It’s time that services on the web compete on more than just the data they aggregate.
I think the data portability crowd is driven by this idea, in the main – once we have real data portability, personal data becomes a commodity, and services then live or die not on data lock in, but on *service* lock in. Imagine a world where my identity and my social graph is truly *mine*, and is represented in a machine readable manner. Were that the case, the entrepreneurial opportunities to create second order value are immense.
Is this the goal of Open Social? I’m not sure. Danny has pointed out how Google is of two mouths when it comes to the idea.
The problem is, no one seems ready to truly set the social graph free. Till now.
With one move, Facebook can change the face (sorry) of this debate by making it falling-down easy to export your social graph. And I predict that it will.
Why? Because I think in the end, Facebook will win based on the services it provides for that data. Set the data free, and it will come back to roost wherever it’s best used. And if Facebook doesn’t win that race, well, it’ll lose over time anyway. Such a move is entirely in line with the company’s nascent philosophy, and would be a massively popular move within the ouroborosphere (my name for all things Techmeme).
Compete on service, Facebook, it’s where the world is headed anyway!
I get the sense that Google is, in many respects, a really really great Grad School that folks leave – after four or five years of hard work – with a degree in well heeled “Now What?”? Latest good guy to leave: Nat Stoll. Best of luck in the new venture, man!
This decision has been quite difficult but ends with positive feelings. I’ve felt in the past months as if I was breaking up with Google, and I don’t think that to be a stretched analogue. I have countless close friends who I’ve been through the eye of the storm with to see clear sky, and we have history that is hard to think past. So, for all of my friends still in the ‘plex, know that “it’s not you (Google), it’s me,” and I hope that we can still stay close after we take some time apart.
Update: Kevin Fox is leaving too.
Read through the notes they write. They are very, very similar.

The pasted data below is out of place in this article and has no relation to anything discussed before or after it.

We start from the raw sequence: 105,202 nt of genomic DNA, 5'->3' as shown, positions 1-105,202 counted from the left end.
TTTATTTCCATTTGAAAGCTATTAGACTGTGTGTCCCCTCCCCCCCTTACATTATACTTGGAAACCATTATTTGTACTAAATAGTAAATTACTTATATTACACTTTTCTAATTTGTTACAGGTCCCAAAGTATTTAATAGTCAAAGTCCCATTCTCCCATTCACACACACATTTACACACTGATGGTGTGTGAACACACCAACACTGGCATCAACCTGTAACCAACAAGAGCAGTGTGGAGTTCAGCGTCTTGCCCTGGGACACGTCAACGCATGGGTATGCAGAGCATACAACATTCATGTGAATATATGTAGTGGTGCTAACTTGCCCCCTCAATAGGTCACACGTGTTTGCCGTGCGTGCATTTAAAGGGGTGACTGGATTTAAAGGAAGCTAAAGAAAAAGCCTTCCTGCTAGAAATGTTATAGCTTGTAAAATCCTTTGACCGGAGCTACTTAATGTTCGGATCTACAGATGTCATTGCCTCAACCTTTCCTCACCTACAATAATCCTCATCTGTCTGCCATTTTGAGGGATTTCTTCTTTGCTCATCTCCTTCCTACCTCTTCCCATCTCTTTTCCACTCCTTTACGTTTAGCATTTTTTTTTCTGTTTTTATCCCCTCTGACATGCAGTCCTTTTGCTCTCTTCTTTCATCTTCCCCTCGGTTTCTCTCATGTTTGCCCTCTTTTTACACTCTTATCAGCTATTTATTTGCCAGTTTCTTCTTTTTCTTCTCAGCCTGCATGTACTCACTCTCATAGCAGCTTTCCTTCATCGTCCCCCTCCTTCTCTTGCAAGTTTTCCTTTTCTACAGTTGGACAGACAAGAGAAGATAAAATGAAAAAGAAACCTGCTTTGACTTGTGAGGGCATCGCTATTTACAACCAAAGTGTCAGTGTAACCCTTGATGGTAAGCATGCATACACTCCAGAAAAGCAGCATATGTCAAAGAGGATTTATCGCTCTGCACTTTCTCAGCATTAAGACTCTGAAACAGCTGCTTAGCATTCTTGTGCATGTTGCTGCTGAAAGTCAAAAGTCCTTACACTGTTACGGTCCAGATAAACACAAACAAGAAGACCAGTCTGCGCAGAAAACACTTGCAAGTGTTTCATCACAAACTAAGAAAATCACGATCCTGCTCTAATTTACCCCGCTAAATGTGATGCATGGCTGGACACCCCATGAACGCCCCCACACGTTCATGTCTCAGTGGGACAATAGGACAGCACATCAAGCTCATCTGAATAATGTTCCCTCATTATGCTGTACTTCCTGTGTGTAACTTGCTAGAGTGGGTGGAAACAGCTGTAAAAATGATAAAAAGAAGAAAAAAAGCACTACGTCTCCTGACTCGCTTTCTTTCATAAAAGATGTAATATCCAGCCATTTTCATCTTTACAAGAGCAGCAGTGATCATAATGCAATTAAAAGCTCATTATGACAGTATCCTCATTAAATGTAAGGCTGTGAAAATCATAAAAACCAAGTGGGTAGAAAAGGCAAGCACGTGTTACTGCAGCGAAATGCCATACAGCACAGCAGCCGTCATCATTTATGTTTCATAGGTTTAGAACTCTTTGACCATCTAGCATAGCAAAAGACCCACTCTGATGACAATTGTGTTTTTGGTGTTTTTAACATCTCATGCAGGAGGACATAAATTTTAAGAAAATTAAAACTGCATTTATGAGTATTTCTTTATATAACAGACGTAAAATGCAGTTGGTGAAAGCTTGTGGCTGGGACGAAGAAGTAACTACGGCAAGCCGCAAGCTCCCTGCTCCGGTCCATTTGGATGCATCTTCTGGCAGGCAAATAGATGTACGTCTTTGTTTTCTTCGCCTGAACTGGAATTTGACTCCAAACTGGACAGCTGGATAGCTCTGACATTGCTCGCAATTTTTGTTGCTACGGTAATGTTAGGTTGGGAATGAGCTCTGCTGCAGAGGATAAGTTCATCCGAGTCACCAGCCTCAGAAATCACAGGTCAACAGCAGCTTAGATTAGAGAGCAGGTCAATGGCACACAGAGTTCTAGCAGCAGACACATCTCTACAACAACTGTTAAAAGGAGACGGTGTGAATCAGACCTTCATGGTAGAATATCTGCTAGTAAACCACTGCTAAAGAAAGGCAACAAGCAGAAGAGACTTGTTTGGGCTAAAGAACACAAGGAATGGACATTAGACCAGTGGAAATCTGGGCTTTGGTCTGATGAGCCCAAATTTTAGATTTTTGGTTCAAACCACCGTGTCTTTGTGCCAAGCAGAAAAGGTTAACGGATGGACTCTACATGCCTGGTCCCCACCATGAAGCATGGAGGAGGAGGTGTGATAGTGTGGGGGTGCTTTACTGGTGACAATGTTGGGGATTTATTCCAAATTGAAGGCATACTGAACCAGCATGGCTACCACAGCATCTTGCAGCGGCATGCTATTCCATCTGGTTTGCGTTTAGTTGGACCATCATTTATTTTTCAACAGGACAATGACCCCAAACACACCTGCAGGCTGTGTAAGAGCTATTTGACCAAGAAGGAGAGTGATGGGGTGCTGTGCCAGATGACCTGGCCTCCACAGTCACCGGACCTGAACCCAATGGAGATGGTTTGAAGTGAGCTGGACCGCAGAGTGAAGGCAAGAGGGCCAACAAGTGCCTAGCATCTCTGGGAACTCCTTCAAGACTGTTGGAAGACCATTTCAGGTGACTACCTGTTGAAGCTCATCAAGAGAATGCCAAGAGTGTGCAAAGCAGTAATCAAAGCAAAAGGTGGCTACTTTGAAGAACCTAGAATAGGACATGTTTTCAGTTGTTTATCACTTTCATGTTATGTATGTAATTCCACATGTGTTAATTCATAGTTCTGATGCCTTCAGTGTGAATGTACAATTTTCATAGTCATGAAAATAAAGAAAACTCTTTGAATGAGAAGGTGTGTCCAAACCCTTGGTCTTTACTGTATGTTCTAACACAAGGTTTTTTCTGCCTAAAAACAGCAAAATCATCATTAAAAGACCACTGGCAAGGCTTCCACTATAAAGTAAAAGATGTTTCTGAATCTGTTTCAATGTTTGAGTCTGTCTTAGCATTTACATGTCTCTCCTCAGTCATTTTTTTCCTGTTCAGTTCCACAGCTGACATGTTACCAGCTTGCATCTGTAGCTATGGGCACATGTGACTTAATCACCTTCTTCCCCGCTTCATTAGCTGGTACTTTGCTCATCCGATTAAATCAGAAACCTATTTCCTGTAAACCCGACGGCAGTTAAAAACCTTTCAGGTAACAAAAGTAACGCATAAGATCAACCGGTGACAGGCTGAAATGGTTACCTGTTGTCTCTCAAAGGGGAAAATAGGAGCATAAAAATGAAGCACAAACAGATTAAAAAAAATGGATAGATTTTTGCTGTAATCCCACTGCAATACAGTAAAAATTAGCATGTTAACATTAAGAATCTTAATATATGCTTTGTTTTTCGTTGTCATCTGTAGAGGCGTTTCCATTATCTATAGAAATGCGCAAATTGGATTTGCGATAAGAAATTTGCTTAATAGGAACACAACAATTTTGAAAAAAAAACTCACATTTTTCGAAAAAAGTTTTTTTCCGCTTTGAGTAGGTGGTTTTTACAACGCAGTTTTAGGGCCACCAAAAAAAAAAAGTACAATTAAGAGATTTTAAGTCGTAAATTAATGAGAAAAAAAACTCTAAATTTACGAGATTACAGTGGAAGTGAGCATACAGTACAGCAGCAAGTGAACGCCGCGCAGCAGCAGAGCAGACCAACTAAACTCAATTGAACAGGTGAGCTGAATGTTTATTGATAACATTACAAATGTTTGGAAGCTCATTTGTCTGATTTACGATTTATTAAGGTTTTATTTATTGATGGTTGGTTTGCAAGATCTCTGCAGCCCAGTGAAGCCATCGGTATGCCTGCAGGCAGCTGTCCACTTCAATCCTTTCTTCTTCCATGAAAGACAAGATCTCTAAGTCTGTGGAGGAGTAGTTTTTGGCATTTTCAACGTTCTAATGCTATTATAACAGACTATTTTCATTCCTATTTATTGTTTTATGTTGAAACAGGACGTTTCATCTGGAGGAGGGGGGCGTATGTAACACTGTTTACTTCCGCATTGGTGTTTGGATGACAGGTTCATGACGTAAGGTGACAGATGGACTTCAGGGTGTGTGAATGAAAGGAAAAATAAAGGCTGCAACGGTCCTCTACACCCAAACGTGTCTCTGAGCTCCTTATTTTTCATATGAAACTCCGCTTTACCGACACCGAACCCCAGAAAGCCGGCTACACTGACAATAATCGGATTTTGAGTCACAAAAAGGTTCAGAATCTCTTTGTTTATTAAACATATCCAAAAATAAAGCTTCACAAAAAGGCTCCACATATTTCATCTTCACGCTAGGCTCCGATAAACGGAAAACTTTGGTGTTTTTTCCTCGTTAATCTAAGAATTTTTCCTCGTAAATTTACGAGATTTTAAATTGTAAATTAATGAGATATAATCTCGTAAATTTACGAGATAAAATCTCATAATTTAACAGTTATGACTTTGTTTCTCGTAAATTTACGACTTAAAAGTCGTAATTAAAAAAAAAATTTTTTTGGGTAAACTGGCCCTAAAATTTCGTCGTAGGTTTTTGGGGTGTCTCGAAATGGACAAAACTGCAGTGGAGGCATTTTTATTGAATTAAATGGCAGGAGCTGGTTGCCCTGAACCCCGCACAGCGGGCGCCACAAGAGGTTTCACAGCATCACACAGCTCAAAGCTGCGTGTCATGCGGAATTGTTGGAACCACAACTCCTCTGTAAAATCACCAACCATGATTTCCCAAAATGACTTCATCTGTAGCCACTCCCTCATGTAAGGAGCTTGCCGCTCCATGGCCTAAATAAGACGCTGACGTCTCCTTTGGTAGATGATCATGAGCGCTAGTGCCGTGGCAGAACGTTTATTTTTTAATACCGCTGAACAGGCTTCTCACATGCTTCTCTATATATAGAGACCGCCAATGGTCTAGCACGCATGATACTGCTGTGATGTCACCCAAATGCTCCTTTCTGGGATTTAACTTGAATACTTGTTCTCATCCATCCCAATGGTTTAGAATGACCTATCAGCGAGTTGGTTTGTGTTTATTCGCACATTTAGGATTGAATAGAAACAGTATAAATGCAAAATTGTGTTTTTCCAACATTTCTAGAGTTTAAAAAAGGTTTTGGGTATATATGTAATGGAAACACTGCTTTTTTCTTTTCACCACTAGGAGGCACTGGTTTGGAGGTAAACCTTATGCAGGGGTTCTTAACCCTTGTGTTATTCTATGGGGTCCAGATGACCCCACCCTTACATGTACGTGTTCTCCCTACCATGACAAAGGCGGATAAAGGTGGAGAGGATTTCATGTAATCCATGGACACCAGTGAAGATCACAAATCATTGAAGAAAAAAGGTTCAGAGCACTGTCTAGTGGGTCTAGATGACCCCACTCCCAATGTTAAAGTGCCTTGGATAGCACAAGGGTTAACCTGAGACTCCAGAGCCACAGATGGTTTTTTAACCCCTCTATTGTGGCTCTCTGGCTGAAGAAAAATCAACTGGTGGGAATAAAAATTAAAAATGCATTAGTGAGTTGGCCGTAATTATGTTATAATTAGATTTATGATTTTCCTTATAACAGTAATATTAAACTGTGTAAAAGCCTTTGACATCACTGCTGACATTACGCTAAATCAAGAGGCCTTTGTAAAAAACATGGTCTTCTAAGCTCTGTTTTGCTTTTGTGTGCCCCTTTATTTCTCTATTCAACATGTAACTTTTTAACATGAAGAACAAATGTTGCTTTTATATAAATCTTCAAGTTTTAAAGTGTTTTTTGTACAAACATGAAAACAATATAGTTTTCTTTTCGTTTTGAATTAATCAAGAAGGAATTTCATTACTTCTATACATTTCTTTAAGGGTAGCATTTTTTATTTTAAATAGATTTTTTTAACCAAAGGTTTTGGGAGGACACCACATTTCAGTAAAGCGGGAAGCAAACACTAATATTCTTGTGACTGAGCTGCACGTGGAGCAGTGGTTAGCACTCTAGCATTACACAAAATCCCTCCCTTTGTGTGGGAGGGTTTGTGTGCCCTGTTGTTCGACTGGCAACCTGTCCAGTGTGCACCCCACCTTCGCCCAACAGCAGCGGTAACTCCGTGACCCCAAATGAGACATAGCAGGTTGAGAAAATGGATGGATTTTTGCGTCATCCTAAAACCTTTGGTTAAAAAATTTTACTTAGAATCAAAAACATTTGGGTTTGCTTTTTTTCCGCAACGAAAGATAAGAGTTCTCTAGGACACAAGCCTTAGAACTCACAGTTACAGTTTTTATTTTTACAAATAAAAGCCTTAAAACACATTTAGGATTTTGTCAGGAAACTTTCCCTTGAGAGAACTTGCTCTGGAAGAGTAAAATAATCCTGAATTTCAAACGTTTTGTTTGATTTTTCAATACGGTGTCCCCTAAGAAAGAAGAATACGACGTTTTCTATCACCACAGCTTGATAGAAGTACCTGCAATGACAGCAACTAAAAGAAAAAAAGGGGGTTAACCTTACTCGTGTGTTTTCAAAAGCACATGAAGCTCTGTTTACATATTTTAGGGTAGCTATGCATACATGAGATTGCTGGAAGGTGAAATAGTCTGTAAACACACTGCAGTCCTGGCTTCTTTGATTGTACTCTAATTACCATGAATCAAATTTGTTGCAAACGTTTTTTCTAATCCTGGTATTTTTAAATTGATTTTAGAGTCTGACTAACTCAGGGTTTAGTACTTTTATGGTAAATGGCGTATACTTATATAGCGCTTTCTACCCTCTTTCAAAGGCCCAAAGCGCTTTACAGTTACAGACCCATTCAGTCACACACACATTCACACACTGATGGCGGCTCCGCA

Wait, here’s another. Hmmmm.
Doc notes my post on conversations and asks why we, as consumers, are not more empowered to control our conversations/interactions with businesses who have tons of information about us and our use of their products/services.
I think what we need is something like an API. Let’s call it an VRI: Vendor Relationship Interface. Through it I could know, and see, what I’m getting from each vendor with which I “relate”. On top of that the dashboard could be built.
An interesting thing here is that I really don’t want to have a conversation of the literal kind with most of these companies, unless there’s a problem. I do want to relate with them, however. That is, I would like to request or arrange for services, pay bills and occasionally make suggestions or provide feedback. Most of that does not require wasting the time of another human being. A lot of that could be automated.
It’s just that simple. Deal with it.
And I think FB will. I have seen commentary on Digg and elsewhere to this end:
Facebook won’t join Open Social, and you can forget about the pipe dreams of the Data Portability movement. The simple fact is, as the market leader, there is no benefit for or strategic advantage in Facebook making your data available to you in any format you wish.
I disagree. I think FB will open up. It’s in their best interest.
Update: Scoble is back in the good graces of Facebook, that is to say, he is no longer banned. But I think the issue is pretty clear cut, and has to do with what is commodity, and what is unique. I have a post in me on this, that will come.